President Barack Obama said Wednesday that the America he knows is "full of optimism" in an outright rejection of Republican presidential nominee Donald Trump's portrayal of a fearful and pessimistic country.
Speaking at the Democratic National Convention, Obama slammed Trump, saying he is "just offering slogans" and fear.
"He’s betting that if he scares enough people, he might score just enough votes to win this election," Obama said.
Contrasting Trump's "deeply pessimistic" vision of the United States, Obama said, "The America I know is full of courage and optimistic ... and decent and generous."
Obama made the last of four major speeches Wednesday on Clinton's behalf at the convention in Philadelphia, which goes into its fourth and final day on Thursday.
In addition to Obama, the Clinton campaign deployed Vice President Joe Biden, Clinton's vice pesidential candidiate Tim Kaine and former New York mayor Michael Bloomberg.
Obama had already backed Clinton, but on Wednesday before thousands of delegates and guests, Obama put his formidable campaigning skills to work for her. He could prove to be her most important so-called "uber" and an asset few presidential candidates have.
Obama, who is wildly popular among Democrats, extolled Clinton as someone supremely qualified to be president.
“I can say with confidence there has never been a man or a woman, not me, not Bill, more qualified than Hillary Clinton to serve as President of the United States of America,” Obama said.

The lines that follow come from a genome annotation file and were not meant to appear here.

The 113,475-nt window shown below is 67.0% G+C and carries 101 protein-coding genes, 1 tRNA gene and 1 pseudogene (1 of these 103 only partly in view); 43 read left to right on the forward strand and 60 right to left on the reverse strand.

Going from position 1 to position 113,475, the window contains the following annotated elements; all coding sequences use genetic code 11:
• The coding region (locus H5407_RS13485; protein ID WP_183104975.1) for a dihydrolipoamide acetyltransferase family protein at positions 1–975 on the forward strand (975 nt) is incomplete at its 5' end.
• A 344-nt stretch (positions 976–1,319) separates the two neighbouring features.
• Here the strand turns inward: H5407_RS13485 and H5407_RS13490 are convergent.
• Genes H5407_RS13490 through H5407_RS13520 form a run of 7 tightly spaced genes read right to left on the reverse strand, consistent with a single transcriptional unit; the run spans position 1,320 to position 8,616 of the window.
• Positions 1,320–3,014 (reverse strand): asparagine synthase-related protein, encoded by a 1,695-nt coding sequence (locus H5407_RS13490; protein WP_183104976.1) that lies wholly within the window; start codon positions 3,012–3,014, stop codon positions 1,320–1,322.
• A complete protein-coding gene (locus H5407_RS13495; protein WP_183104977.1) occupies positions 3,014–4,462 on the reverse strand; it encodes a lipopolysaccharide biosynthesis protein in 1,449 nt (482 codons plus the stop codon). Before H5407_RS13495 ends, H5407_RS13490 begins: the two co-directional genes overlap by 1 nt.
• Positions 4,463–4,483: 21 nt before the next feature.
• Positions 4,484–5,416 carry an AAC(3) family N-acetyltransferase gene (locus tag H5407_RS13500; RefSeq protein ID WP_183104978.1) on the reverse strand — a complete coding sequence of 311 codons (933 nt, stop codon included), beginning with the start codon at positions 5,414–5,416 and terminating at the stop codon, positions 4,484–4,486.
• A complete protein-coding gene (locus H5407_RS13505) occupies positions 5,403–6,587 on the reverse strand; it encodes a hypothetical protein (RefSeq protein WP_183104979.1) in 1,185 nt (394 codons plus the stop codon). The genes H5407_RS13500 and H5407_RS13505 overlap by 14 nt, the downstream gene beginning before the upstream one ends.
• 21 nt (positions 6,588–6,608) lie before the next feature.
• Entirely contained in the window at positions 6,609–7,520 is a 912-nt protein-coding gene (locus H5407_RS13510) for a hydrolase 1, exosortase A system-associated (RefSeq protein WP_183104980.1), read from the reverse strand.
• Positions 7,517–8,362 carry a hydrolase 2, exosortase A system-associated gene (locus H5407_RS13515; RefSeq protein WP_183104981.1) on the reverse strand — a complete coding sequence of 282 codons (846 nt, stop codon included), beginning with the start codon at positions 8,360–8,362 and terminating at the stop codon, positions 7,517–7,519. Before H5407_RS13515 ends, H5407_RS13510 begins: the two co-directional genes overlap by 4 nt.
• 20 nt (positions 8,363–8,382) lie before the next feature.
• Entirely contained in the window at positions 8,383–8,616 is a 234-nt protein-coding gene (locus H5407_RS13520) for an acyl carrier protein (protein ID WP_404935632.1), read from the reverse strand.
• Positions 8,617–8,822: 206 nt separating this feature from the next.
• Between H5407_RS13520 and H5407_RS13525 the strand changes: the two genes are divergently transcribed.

He also said she has the judgment, experience and the temperament to be the next commander-in-chief and continue the fight against terrorism.
"I know Hillary won’t relent until ISIL is destroyed," he says, adding that she will do it without resorting to torture, or banning Muslims from entering the country.
He said she knows she’s made mistakes, but "that’s what happens when we try."
Clinton appeared with Obama on stage after he finished speaking. They hugged and exchanged a few words before turning to the crowd, smiling and waving at the delegates.
Obama said unlike the portrait Trump has painted of the state America is in as he finishes his second term, he believes America is full of courage, optimism and ingenuity and is decent and generous.
Obama acknowledged there is still work to do, but urged Americans to "reject cynicism and fear" being projected by the Republican party. The 2016 presidential election represents a "fundamental choice about who we are as a people," he said, adding that electing Clinton would "show the world we still believe in the promise of this great nation."
Obama has delivered major speeches at every party convention since 2004, the year that as a state senator from Illinois he was first noticed as a rising star in the party. Four years later he was chosen as the party' presidential nominee and won the White House.
Clinton continued to tap into her deep bench of supporters as the convention builds toward her acceptance of the nomination on Thursday night.
The evening's speeches also gave the party the chance to introduce Kaine, largely a political unknown in the US, in a nationally televised speech.
He formally accepted the vice presidential nomination and spoke about his career in politics and civil rights law. Kaine called Trump a "one-man wrecking crew."
"We'd better elect the candidate who's proven she can be trusted with the job ... who's proven she's ready for the job," Kaine added.
"Hillary [Clinton] is ready to fight, she's ready to win," Kaine said.
Kaine also delivered remarks in Spanish, drawing cheers from party delegates.
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